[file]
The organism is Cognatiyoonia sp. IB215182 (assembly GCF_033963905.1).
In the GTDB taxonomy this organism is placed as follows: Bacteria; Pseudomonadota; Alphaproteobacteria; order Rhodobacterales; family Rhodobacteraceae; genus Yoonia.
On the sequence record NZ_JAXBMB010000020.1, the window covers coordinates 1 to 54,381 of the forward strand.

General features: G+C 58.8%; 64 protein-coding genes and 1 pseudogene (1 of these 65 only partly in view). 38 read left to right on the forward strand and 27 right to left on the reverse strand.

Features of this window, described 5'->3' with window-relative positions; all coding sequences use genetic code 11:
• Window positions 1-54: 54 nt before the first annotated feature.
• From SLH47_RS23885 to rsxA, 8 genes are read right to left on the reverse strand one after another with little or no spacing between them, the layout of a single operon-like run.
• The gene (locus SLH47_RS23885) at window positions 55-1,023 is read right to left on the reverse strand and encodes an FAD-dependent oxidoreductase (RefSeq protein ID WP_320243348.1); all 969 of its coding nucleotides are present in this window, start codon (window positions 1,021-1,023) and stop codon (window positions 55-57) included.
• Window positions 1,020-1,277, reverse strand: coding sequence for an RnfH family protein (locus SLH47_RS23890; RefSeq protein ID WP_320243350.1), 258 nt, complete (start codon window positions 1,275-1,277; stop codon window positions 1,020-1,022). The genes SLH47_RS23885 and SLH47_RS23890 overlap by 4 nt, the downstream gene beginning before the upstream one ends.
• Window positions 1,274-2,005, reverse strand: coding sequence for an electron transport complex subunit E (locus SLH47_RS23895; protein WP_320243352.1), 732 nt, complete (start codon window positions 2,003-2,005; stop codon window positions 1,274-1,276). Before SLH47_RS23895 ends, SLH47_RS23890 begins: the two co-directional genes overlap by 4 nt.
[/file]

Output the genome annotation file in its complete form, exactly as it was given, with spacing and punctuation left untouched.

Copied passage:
The organism is Cognatiyoonia sp. IB215182 (assembly GCF_033963905.1).
In the GTDB taxonomy this organism is placed as follows: Bacteria; Pseudomonadota; Alphaproteobacteria; order Rhodobacterales; family Rhodobacteraceae; genus Yoonia.
On the sequence record NZ_JAXBMB010000020.1, the window covers coordinates 1 to 54,381 of the forward strand.

General features: G+C 58.8%; 64 protein-coding genes and 1 pseudogene (1 of these 65 only partly in view). 38 read left to right on the forward strand and 27 right to left on the reverse strand.

Features of this window, described 5'->3' with window-relative positions; all coding sequences use genetic code 11:
• Window positions 1-54: 54 nt before the first annotated feature.
• From SLH47_RS23885 to rsxA, 8 genes are read right to left on the reverse strand one after another with little or no spacing between them, the layout of a single operon-like run.
• The gene (locus SLH47_RS23885) at window positions 55-1,023 is read right to left on the reverse strand and encodes an FAD-dependent oxidoreductase (RefSeq protein ID WP_320243348.1); all 969 of its coding nucleotides are present in this window, start codon (window positions 1,021-1,023) and stop codon (window positions 55-57) included.
• Window positions 1,020-1,277, reverse strand: coding sequence for an RnfH family protein (locus SLH47_RS23890; RefSeq protein ID WP_320243350.1), 258 nt, complete (start codon window positions 1,275-1,277; stop codon window positions 1,020-1,022). The genes SLH47_RS23885 and SLH47_RS23890 overlap by 4 nt, the downstream gene beginning before the upstream one ends.
• Window positions 1,274-2,005, reverse strand: coding sequence for an electron transport complex subunit E (locus SLH47_RS23895; protein WP_320243352.1), 732 nt, complete (start codon window positions 2,003-2,005; stop codon window positions 1,274-1,276). Before SLH47_RS23895 ends, SLH47_RS23890 begins: the two co-directional genes overlap by 4 nt.